240 (14) In Sacred Harp tradition, singers are seated in an arrangement called a "hollow square." In this, the leader stands in the center, flanked by the four singing parts — tenor or lead, treble, alto, and bass. In a church or other rectangular building, the pew area where the congregation enters is customarily the tenor section — so that visitors are seated where they can sing and hear the melody of the songs. Although some come to listen and sit in the back of the tenor section, there is no discernible audience nor is Sacred Harp singing discernibly a performance.

241 (15) "Primrose" (page 47)
Poetry: Charles Wesley, 1763
Music: Ananias Davisson, 1816

Salvation, O the joyful sound!
"Tis pleasure to our ears;
A sovereign balm for every wound
A cordial for our fears.

Buried in sorrow and in sin,
At hell"s dark door we lay;
But we arise by grace divine
To see a heavenly day.

Salvation! Let the echo fly
The spacious earth around;
While all the armies in the sky
Conspire to raise the sound.

242 (16) "Devotion" (page 48)
Poetry: Isaac Watts, 1719
Music: Alexander Johnson, 1818

Sweet is the day of sacred rest;
No mortal care shall seize my breast;
O may my heart in tune be found
Like David"s harp of solemn sound.

Then shall I share a glorious part
When grace hath well refined my heart,
And fresh supplies of joy are shed,
Like holy oil, to cheer my head.

Then shall I see and hear and know
All I desired and wished below;
And ev"ry power find sweet employ
In that eternal world of joy.

243 (17) At noon, singers adjourn to a meeting room or outdoors where a lavish feast, sometimes of unimaginable abundance, will have mysteriously appeared. This is the traditional dinner-on-the-grounds (sometimes dinner-on-the-ground) prepared by local singers, church members, or other supporters of the singing.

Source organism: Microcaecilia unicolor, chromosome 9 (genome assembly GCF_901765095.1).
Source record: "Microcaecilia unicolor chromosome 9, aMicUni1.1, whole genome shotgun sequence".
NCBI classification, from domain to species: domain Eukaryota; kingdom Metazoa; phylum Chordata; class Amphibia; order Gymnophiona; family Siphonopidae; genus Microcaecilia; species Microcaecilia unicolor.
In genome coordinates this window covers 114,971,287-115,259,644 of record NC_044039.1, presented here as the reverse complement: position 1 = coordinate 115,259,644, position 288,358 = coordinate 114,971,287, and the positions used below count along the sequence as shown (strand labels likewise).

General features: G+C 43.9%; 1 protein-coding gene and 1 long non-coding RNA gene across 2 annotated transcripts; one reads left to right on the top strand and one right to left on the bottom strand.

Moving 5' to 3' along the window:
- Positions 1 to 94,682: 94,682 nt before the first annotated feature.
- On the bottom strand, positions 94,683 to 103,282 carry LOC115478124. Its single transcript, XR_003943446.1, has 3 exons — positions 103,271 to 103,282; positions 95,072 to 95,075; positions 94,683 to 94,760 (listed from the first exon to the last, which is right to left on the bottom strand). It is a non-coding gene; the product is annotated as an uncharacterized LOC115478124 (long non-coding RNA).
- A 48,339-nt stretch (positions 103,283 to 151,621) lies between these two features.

244 (18) In Sacred Harp tradition, the role of the song leader is perplexingly simple. Long ago, song leaders were the community"s musical experts and led a "lesson" of several songs-meant in part as a period of musical instruction. In recent years everyone is implored to lead, even rank beginners, and are aided by veteran singers on the front bench who take control at the slightest hint of uncertainty.

245 (19) "Sherburne" (page 186)
Poetry: anonymous
Music: Daniel Read, 1783

While shepherds watch"d their flocks by night
All seated on the ground,
The angel of the Lord came down
And glory shone around.

All glory be to God on high,
And to the earth be peace,
Good will hence forth from heav"n to men
Begin and never cease.

246 (20) The fuguing tune is a distinctive style of
composition that rose to popularity during the late-eighteenth century